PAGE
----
Some time next year, or maybe the year after, the internet commentards will be wondering how anyone could be so dumb as to spend ever increasing amounts of real money on some magic numbers, where proof of ownership is on some random stranger's botnet-infested, virus-ridden computer.
It is not registered with the FSA as an electronic money issuer, which means that a) it is illegal, b) there is no one to complain to if things go wrong, c) there is no capital backing, and therefore these magic number are not worth the paper they aren't written on.
The hyper-deflation it is currently experiencing means it is completely unsuitable as a store of value. You might be quite happy for example to sign a 24 month mobile phone contract for $30 per month, but would you sign one for the current equivalent of 1 bitcoin per month when you have no idea what that might be worth next week, never mind in 2 years time.
That means that the only use for these magic numbers is as a speculative bubble instrument, much like ostrich eggs or tulip bulbs, except that unlike magic numbers, at least those ones had some nominal intrinsic value.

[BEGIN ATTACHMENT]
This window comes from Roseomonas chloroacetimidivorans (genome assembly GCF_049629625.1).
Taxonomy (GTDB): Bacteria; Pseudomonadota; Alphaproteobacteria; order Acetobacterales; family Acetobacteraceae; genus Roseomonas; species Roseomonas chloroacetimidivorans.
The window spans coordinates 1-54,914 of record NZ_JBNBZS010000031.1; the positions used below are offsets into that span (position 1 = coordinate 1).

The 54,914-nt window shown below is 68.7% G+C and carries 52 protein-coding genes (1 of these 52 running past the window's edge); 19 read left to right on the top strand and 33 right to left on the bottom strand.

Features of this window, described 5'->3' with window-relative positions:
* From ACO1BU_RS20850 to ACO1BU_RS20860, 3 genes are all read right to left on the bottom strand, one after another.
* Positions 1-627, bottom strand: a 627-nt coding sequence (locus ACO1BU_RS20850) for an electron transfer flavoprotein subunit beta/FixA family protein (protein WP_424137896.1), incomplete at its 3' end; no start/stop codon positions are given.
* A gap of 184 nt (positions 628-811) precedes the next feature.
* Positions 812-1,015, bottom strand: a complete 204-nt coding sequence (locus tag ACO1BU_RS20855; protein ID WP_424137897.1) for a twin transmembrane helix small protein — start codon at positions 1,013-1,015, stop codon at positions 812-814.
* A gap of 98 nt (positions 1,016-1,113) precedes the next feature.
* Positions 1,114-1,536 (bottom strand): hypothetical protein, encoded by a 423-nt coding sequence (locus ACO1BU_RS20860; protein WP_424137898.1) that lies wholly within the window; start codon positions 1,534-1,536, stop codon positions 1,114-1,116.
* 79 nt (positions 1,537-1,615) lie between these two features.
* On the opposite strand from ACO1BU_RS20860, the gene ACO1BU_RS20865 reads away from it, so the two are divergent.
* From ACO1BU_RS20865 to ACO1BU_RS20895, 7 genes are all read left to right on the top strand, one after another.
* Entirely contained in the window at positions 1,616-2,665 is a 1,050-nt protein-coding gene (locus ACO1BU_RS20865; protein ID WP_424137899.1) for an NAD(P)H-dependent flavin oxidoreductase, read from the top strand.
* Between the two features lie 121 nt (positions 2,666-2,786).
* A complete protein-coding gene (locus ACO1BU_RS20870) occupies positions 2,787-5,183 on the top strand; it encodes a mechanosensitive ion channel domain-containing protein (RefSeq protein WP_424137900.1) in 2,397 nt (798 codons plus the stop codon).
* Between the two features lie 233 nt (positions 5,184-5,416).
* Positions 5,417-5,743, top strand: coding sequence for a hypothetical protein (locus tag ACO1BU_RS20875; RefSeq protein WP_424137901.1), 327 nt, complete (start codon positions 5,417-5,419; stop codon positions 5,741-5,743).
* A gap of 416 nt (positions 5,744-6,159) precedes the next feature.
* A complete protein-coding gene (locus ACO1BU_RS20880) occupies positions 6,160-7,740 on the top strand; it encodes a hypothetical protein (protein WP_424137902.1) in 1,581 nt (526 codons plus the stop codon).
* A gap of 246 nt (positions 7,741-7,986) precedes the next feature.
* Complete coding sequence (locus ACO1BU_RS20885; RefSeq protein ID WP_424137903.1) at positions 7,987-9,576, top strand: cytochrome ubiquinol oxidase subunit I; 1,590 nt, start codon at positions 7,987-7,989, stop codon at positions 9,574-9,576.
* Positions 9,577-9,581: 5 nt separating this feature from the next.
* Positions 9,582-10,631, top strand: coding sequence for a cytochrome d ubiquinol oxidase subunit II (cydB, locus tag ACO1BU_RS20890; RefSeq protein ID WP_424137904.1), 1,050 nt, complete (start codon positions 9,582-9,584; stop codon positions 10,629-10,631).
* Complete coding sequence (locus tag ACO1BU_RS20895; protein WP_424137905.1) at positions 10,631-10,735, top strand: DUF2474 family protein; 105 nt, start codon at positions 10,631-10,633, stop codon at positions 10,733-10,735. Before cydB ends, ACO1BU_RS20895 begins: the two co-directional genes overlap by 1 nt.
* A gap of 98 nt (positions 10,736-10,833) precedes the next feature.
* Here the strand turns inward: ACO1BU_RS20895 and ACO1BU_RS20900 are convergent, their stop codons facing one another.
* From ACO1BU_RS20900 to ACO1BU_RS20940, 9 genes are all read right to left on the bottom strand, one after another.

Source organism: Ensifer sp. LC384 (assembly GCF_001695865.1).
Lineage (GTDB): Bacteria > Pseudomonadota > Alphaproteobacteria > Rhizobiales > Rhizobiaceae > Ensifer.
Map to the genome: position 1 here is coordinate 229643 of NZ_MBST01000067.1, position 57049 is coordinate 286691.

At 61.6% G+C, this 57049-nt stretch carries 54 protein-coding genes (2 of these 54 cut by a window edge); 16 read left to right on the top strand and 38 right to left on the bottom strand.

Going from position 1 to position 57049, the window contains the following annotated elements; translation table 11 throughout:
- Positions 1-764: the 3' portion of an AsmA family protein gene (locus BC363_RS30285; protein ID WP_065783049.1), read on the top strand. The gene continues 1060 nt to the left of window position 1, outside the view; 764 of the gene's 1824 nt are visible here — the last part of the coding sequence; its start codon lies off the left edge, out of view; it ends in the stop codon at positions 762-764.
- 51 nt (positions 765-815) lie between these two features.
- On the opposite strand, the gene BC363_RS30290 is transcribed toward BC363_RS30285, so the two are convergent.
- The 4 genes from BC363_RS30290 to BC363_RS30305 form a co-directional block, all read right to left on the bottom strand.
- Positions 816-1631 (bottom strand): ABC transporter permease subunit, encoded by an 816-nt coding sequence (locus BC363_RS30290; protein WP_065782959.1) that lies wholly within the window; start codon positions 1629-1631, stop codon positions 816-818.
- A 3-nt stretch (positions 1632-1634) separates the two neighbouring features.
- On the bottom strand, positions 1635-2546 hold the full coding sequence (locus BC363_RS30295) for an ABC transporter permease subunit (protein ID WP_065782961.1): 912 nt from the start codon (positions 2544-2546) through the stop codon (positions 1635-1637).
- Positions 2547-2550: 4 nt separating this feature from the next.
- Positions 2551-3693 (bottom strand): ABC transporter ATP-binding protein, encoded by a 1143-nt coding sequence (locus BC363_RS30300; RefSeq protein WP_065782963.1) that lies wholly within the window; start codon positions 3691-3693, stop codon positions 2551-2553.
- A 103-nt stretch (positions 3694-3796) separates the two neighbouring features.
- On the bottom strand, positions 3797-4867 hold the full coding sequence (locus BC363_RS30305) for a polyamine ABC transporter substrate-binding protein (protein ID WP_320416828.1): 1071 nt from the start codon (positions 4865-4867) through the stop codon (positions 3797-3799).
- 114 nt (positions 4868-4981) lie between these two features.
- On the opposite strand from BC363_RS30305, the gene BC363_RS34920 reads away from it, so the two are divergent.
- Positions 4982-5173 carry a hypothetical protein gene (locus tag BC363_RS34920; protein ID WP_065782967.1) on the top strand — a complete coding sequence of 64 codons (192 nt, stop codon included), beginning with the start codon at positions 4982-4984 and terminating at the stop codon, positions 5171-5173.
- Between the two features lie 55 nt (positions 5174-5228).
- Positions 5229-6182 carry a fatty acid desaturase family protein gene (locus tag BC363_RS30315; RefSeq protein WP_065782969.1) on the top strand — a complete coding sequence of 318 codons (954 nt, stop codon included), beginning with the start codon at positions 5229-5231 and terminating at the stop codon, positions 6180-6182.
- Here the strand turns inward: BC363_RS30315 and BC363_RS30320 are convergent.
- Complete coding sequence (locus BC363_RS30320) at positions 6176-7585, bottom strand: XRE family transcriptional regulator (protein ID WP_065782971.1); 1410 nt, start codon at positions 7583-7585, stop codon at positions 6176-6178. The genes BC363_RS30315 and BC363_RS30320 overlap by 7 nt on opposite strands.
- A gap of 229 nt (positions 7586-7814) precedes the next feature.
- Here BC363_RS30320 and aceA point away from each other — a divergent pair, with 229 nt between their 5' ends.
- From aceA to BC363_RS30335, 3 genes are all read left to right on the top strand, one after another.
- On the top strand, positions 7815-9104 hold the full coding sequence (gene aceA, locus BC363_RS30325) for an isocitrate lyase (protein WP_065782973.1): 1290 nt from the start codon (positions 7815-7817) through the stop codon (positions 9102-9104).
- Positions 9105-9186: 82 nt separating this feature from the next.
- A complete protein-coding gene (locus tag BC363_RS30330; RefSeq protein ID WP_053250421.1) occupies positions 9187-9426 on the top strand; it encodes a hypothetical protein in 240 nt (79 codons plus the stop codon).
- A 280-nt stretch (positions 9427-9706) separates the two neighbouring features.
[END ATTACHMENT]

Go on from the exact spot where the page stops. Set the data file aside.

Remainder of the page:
That's not the main problem
His main problem is that his client did not own the copyright to the works he alleged were infringed, which means he has no more right to seek damages for their infringement than I do.
Re: Who might have guessed it
Anyone looking at the length of time between the launch of BBC Colour and ITV Digital might have expected the new technology to last a similar length of time.
Not very good
As an example, any fanbois looking for their latest apple product should go to http://www.sistersboutique.co.uk/ or http://itunes.apple.com . http://www.johnlewis.com/ is not listed so should presumably be avoided at all costs.
Rip off Britain
The UK price for Lion is £20.99 according to http://www.apple.com/uk/macosx/ , not £18 as the exchange rate would imply.
To be fair to Apple, it would be £20.70 if you add Luxembourg VAT of 15% to the price - iTunes store is based in Luxembourg, not UK.
One rate for the whole state
Each state should set a single sales tax rate which applies to the whole state. Then you only have about 51[*] different rates to deal with.
[*] The extra one I have in mind is Washington DC. You might add the likes of Puerto Rico to that list as well.
Not that much of a problem
Windows software doesn't work very well on an Apple fondleslab, and that hasn't stopped people from buying them as fast as Apple can make them. I think non-compatibility with iOS apps will be a bigger barrier to adoption.